Pfizer and America’s Corporate Exodus. The biggest corporate deal of 2015 was also, in the view of many, the shadiest: Pfizer’s $160-billion merger with the Irish drug company Allergan.
It’s a “tax inversion”—Pfizer will in effect be reconstituting itself as an Irish company, in order to lower its taxes—and that’s why so many people found it so offensive. Hillary Clinton said that ending inversions wasn’t just about fairness but about “patriotism”; Donald Trump called the deal “disgusting.” It’s got to make you wonder when even Trump finds your moneymaking schemes repugnant. Meanwhile, the inversion train seems only to be picking up speed.
Such deals were once exceedingly rare—according to the Congressional Research Service, there was just one in the nineteen-eighties—but there have been more than fifty in the past decade, most since 2009. To be sure, the U.S. system has an important provision called deferral—American companies don’t have to pay taxes on their foreign profits until they bring them back to the U.S. Hans and Ola Rosling: How not to be ignorant about the world. Tsarnaev Prosecution Employed Flawed Theory. Two years after planting bombs at the Boston Marathon that killed three people, a federal jury found Dzokhar Tsarnaev guilty on all 30 counts against him.
Now the trial goes to the sentencing phase, in which jurors will decide whether to impose the death penalty. To bolster their case against Tsarnaev, 21, prosecutors portrayed him as a textbook case of religious radicalization. Prosecutors say he listened to jihadist-inspired music and watched videos of Anwar al-Awlaki, a radical cleric who was killed in a 2011 drone strike in Yemen. They point to messages Tsarnaev wrote on a boat where he hid from law enforcement, including “We Muslims are one body, you hurt one you hurt us all.” What is fundamentalism? The spectre of "fundamentalism" is haunting Europe.
In every faith-tinged controversy, from the Danish cartoons to the French hijab, from British multiculturalism to Dutch language-rules, the word and the idea are wielded with vigour – though often without discrimination. Perhaps it is time to step back from such immediate arguments and ask what fundamentalism (particularly religious fundamentalism) is. At first sight it may seem evident that fundamentalism amounts to little more than a militant form of piety that leads to a rebellion against modern secularism.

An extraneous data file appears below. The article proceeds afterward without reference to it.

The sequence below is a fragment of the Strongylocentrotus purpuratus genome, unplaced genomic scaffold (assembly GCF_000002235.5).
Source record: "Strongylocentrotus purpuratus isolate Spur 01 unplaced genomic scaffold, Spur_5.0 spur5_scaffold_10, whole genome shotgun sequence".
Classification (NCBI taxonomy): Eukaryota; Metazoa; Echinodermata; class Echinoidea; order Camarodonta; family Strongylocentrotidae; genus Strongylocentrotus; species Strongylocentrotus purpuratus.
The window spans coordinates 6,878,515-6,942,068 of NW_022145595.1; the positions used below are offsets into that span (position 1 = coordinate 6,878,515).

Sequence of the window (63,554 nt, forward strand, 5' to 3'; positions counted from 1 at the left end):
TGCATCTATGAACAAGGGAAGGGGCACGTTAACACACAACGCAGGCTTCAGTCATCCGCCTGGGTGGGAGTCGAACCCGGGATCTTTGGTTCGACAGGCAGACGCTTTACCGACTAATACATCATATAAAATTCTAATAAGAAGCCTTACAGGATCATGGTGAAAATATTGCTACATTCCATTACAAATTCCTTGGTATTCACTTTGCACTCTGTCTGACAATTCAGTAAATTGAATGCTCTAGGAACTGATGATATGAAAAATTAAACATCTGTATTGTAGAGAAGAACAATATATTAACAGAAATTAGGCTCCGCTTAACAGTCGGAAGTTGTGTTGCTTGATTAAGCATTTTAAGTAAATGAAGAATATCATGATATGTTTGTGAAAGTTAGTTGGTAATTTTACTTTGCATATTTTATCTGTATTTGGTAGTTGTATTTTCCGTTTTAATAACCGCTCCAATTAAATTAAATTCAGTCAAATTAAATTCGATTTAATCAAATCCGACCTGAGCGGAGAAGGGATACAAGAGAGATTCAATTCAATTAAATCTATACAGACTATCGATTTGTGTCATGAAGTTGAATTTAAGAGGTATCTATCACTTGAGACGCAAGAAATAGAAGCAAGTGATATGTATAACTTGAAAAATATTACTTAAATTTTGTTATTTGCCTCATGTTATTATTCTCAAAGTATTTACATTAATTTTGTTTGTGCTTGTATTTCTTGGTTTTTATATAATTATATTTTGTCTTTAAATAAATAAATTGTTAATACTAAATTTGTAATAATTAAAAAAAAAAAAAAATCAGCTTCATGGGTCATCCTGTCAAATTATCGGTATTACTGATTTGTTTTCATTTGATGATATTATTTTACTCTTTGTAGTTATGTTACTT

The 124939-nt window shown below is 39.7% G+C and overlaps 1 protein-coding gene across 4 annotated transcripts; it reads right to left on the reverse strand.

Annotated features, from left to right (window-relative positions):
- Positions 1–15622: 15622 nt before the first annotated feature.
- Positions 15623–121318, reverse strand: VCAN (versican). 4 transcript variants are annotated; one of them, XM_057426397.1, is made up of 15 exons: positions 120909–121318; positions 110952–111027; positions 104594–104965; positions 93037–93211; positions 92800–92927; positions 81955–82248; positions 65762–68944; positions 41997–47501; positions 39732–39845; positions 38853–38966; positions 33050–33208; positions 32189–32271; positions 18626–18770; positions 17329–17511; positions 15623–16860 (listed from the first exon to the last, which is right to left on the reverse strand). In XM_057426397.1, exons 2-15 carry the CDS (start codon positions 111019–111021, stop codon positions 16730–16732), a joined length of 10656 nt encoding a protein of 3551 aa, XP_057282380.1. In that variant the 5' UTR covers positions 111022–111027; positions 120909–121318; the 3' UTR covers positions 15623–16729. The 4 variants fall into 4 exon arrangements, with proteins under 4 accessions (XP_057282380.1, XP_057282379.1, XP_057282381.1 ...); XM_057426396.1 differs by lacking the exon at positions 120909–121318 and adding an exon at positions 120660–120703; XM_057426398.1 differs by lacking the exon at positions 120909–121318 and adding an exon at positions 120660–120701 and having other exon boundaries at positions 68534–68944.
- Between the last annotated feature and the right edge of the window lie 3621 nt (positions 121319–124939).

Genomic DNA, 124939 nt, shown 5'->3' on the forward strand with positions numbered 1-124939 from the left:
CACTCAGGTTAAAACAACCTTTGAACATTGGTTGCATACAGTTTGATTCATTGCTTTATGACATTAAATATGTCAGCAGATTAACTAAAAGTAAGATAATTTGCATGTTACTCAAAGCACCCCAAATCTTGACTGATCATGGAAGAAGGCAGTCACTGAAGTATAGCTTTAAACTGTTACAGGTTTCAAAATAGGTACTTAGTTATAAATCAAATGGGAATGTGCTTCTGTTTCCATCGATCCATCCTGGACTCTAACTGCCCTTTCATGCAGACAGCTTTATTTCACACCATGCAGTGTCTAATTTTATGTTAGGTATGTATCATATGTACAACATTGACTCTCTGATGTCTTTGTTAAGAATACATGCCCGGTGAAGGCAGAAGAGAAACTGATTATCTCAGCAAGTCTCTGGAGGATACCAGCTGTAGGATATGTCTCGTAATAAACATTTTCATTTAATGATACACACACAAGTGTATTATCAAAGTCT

But as Malise Ruthven explores in his study of the topic (which traces the first use of the term to evangelical Christians in the United States in the 1920s), and as several openDemocracy writers (Gilles Kepel, Faisal Devji, Fred Halliday, and Sami Zubaida among them) point out, religious fundamentalisms are a very "modern" phenomenon. Each fundamentalism inhabits "its own" universe. What ISIS Really Wants. What is the Islamic State?
Where did it come from, and what are its intentions? The Battle for God. Globalization. Globalization is the connection of different parts of the world.
Globalization results in the expansion of international cultural, economic, and political activities. As people, ideas, knowledge, and goods move more easily around the globe, the experiences of people around the world become more similar. Globalization in History Globalization has a long history. Ancient Greek culture, for instance, spread across much of southwestern Asia, northern Africa, and southern Europe. Progress definition, meaning - what is progress in the British English Dictionary. What Is Modernity? Where does Africa fit in the globalization puzzle? — June 2009.
Globalization. Maajid Nawaz: A global culture to fight extremism. Have you ever wonderedwhy extremism seems to have been on the rise in Muslim-majority countriesover the course of the last decade?
Have you ever wonderedhow such a situation can be turned around? Have you ever looked at the Arab uprisingsand thought, "How could we have predicted that? "or "How could we have better prepared for that? "Well my personal story, my personal journey,what brings me to the TED stage here today,is a demonstration of exactly what's been happeningin Muslim-majority countriesover the course of the last decades, at least, and beyond.I want to share some of that story with you,but also some of my ideas around changeand the role of social movements in creating changein Muslim-majority societies.
But I believe nowthat we're moving into a new age,and that age The New York Times dubbed recentlyas "the age of behavior. " Where does that leave democracy aspirants? So why are they succeeding? Now to conclude, how does that happen? And my time is up, and thank you for your time. Market Fundamentalism: A review of Joseph Stiglitz's Globalization and Its Discontents - Council on Foreign Relations. Economists are the oracles of our age, bestowing their wisdom on a world confronted with the dizzying choices of globalization.
Throughout the 1990s, they were everywhere: Markets would tremble at the slightest catch in Alan Greenspan's voice; teams from the International Monetary Fund would fly into poor countries to revamp their economies; and finance ministers would appear on television as often as prime ministers. Paddy Ashdown: The global power shift. Globalization.